Harris Supports Principle of Integrity in Public Life Legislation

Recently, a copy of the proposed bill – which seeks to promote accountability and transparency in government – was forwarded to the clerk of the House of Parliament for inclusion on the Order Paper for the next sitting of Parliament slated for 28th April, 2011.

According to reports, however, the draft legislation was not included on the Order Paper for that sitting and thus, would not be debated then.

In an exclusive interview with MiyVue.com, Dr. Harris said the principle of the legislation one that is to be commended.

“I have not had a chance to read the bill and to properly study it to see what the content is and so, I am speaking about the principle and it is one about which I am supportive. One would have to look at the bill, read it and get a full sense of how it complies with the expectations…

“The principle of it is one that is commendable and noteworthy. Indeed it is that which the Labour Party in its manifesto in 1993 and again in 1995 made a strong commitment to pursue. Unfortunately we have not been able to bring that bit of legislation ourselves or have it passed. It was brought to Parliament but it was only given the first reading and then I think it lapsed…Since then, it has not been brought back. So in principle, I am fully in support of the Integrity in Public Life Bill. I think it must become part of the fabric of accountability in modern democratic societies. We have similar pieces of legislation in Antigua, in Trinidad and Tobago and in other member states within CARICOM. Therefore the principle itself is one which we can allow and one which I think the government on a whole is supportive of.”

The Senior Minister, when asked if he thinks the bill will see any success in terms of being passed into law, suggested that a major determining factor of that is the content of the bill.

“Generally for a bill to succeed in Parliament, it has to have the support of the majority of members in parliament and in our model, it basically means largely that it has to have the support of the government side for it to succeed since the government controls the majority of members in the national assembly…For it to succeed, the government would have to support it to give it a majority. So in our chamber of 11, it will need to have at least, I would say 6 members supporting that. One would have to look at it, look at the content and see if there is anything in it which would cause serious objection. But as I said the principle shouldn’t be objectionable because it is one which the government had proclaimed, the government brought a piece of legislation before and unfortunately, it was not brought to conclusion…”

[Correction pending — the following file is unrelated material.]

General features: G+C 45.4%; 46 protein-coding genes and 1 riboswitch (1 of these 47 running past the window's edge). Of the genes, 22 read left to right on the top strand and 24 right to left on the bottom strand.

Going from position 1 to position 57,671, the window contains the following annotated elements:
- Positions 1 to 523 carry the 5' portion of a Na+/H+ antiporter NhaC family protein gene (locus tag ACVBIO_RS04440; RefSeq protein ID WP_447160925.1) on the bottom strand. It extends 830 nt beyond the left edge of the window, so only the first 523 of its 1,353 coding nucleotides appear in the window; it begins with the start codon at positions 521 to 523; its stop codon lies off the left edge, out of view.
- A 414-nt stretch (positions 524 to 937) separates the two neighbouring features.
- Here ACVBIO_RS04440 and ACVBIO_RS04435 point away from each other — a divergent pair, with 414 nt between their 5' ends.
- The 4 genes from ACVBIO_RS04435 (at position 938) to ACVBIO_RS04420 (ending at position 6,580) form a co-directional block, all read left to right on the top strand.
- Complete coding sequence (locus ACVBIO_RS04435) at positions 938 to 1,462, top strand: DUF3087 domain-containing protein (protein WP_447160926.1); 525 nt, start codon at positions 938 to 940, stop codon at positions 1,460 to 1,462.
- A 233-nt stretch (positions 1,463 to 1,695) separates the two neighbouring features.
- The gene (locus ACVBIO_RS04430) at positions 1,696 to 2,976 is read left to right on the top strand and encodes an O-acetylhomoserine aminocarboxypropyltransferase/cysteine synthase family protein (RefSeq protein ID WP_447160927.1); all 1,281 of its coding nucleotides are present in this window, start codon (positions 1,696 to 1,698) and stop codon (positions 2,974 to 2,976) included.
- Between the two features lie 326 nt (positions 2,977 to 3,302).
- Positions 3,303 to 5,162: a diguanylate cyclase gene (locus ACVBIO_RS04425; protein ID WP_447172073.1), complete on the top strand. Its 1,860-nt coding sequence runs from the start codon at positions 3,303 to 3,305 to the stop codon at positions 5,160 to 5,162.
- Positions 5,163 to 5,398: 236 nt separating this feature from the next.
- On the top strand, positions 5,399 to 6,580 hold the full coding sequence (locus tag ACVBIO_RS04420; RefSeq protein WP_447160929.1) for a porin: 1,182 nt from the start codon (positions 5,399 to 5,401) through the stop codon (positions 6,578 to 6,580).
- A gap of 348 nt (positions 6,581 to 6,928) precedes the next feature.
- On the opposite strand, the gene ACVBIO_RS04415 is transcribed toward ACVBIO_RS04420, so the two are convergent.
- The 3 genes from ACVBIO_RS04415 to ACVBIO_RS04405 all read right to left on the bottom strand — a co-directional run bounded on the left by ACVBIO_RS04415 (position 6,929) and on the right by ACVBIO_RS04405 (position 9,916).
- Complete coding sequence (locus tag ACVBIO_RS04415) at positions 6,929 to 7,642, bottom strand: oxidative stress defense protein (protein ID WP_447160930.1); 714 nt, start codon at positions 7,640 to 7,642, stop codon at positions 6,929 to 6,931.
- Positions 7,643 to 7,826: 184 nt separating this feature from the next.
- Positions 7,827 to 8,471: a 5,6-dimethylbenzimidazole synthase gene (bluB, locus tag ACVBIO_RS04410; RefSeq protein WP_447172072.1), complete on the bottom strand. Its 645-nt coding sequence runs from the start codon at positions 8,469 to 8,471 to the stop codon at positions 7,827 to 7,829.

Minister Harris suggested that, because this is such a serious piece of legislation which needs to support of government to be passed, “a committee be established including members from both sides who could sit down, look at it, and bring a consensual approach. We have had similar approaches in other jurisdictions with respect to pieces of legislation that one considers fundamental to democracy and one’s way of life so it ends up being legislation which has strong support across the aisle.

“We have seen in Trinidad and Tobago under Kamla Persad when they were dealing with the Interception of Communication Bill. She felt that that was such a fundamental matter impacting upon the rights of citizens that she adjourned the House and established a committee of the House to meet and to find common ground rather than her using a very strong majority to have that bill passed through the house. So I think that perhaps this perhaps would be one such bill and maybe if we get across-the-board support for the legislation and work it together, the country would be happy for the outcome that would eventuate.

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